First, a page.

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BestBuy is the largest retailer of used electronics and appliances in the United States, according to its site. It will take a wide variety of tech products and appliances, regardless of the brand, and will recycle up to three items per household per day. You can check out more info on BestBuy's recycling program to learn about the limitations and details for the stores near you. You might even be eligible for a pickup at your house, if you're trying to recycle something large, like a television. Even if your product cannot be refurbished or resold, it's possible Best Buy's program will still take it and ensure the product is "responsibly recycled," per the FAQ site.

Find A Call2Recycle Drop-Off Location Near You

Call2Recycle is the country's largest battery recycling program, according to its site. If you visit it online and type in your zip code, you can find the nearest drop-off location for any batteries you need to get rid of. This includes cell-phone batteries, single-use batteries, or rechargeable batteries. You also have the option of mailing your batteries to the organization, if that works better for you.

Donate It To A Charity Or Nonprofit

If you want to give your used tech products a second life, and they're in working condition, then you can consider donating them for reuse, rather than recycling them for parts or money back. Here are some charities and nonprofits that will take your old tech products and give them to someone in need:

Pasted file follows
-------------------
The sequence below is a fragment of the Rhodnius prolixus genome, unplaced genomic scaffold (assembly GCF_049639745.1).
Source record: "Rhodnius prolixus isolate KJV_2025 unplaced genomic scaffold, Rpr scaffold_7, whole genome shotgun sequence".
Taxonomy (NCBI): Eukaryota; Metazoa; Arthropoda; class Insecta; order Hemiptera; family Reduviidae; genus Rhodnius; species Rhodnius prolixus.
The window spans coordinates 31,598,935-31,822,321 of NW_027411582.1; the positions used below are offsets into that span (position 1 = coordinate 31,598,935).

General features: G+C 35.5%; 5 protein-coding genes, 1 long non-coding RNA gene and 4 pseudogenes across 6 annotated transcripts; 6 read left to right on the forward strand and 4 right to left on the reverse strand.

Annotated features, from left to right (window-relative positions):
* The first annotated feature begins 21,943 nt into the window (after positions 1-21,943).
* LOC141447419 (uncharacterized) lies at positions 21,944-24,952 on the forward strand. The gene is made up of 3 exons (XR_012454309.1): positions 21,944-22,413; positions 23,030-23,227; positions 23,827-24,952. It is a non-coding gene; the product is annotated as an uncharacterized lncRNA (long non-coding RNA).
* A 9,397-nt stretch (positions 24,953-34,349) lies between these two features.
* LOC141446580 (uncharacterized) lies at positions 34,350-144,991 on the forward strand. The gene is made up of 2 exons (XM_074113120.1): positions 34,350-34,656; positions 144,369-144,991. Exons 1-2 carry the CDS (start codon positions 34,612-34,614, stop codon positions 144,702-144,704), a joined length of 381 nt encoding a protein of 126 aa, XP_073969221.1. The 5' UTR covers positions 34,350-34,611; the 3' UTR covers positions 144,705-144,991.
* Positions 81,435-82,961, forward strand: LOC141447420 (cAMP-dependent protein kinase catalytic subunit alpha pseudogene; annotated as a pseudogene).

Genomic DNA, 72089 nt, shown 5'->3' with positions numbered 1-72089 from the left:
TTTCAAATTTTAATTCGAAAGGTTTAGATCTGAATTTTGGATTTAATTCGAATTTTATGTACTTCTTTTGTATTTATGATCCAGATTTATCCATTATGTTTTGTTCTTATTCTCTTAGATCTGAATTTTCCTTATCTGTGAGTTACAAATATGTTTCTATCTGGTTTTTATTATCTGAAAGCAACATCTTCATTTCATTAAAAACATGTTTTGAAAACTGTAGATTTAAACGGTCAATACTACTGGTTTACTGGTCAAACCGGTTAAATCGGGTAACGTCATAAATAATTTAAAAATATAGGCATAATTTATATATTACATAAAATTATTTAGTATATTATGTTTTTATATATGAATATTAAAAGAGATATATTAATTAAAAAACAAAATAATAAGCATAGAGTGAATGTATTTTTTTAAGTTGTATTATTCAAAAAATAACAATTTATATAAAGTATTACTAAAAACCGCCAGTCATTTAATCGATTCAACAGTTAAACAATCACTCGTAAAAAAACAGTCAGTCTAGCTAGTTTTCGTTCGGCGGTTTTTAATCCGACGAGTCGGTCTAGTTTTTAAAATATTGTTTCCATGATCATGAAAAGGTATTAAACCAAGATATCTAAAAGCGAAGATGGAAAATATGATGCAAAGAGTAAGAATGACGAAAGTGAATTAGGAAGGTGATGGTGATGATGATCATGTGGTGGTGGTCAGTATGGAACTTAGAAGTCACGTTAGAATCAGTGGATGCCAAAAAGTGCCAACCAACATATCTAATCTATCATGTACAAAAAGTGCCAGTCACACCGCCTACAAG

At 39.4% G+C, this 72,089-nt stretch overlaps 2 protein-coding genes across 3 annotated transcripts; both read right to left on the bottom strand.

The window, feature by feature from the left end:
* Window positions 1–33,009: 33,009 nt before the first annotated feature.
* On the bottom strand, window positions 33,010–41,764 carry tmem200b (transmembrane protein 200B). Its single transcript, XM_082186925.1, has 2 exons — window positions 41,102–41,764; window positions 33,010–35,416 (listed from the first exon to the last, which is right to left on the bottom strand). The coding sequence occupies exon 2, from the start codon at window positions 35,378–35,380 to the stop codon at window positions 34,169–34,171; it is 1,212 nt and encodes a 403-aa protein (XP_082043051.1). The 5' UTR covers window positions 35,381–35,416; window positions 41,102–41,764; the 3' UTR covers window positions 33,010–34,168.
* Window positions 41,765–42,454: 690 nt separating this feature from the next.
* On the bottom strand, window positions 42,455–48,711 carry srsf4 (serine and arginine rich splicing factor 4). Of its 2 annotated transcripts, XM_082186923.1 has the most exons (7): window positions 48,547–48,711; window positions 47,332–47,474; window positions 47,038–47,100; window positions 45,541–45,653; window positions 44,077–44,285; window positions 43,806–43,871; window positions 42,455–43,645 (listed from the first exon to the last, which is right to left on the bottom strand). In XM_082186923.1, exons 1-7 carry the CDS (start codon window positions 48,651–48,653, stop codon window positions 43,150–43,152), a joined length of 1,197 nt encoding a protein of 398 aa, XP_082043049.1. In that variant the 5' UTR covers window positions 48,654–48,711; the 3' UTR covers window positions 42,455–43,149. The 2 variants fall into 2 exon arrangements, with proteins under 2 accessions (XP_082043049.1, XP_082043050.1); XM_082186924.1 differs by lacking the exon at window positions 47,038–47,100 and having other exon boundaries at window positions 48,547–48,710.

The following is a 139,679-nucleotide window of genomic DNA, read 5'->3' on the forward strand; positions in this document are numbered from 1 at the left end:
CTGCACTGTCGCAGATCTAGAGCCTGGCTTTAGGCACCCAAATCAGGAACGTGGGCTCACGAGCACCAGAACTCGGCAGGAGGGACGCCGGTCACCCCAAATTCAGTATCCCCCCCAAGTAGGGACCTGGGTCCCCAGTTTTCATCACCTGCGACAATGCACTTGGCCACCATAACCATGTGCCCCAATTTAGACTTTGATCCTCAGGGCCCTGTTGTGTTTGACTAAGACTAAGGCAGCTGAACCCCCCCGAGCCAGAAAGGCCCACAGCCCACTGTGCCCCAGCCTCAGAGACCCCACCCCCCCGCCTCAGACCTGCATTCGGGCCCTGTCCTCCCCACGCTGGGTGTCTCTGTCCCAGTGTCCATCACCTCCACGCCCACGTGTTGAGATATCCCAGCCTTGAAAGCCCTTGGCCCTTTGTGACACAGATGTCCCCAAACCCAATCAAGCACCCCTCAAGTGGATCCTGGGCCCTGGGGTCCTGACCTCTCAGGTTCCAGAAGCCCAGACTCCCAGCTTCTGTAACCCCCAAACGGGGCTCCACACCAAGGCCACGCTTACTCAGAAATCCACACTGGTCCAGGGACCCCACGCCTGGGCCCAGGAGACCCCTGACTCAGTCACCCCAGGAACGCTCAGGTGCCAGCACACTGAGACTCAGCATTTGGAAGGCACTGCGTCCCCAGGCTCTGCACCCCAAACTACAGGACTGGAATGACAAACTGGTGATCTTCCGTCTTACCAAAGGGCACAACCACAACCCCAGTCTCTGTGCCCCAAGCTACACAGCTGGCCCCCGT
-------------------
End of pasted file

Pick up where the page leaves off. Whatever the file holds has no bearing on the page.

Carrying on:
Sell It To Amazon

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Amazon will offer you upwards of $200 in exchange for any number of used devices, including cell phones, gaming devices, tablets, streaming media players, and more. It's worth noting that your product has to be in pretty good shape for Amazon to take it back, per the Trade-In FAQ — and if you're not sure if it's in the right condition, you can check the Product Eligibility Criteria page to find out. But it doesn't just stop at technology, for Amazon. You can also trade-in other products, like books. Even better, Amazon offers an easy search tool for you to find out if the used product in question is eligible for a trade-in.

Bring Your Printer Cartridge To Office Depot Or Staples

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If you have your own printer at home, then you can bring your used ink cartridges to Office Depot or Staples. At Staples, if you're a Staples Rewards member, you can receive $2 back in rewards for each ink cartridge you bring in to be recycled, up to 10 used cartridges a month. At Office Depot, if you're a member of OfficeMax Rewards, you can similarly bring in your used ink cartridges and get $2 back in rewards, up to 10 cartridges a month. Both rewards programs offer free membership.

There are a number of other cell-phone carriers and technology brands that offer some form of mail-in or drop-off recycling options. You can check out the details on the EPA's Electronics Donation and Recycling page.

The important distinction to make when recycling your electronics is whether your product can be reused by another person. From there, you can pick the right recycling program for your product's condition. All of the options above will take your working electronics, and some of them will take broken or worn-in electronics. If your laptop or phone is totally unusable, you can also recycle it through e-Stewards, a national recycling program that takes broken electronics and recycles them.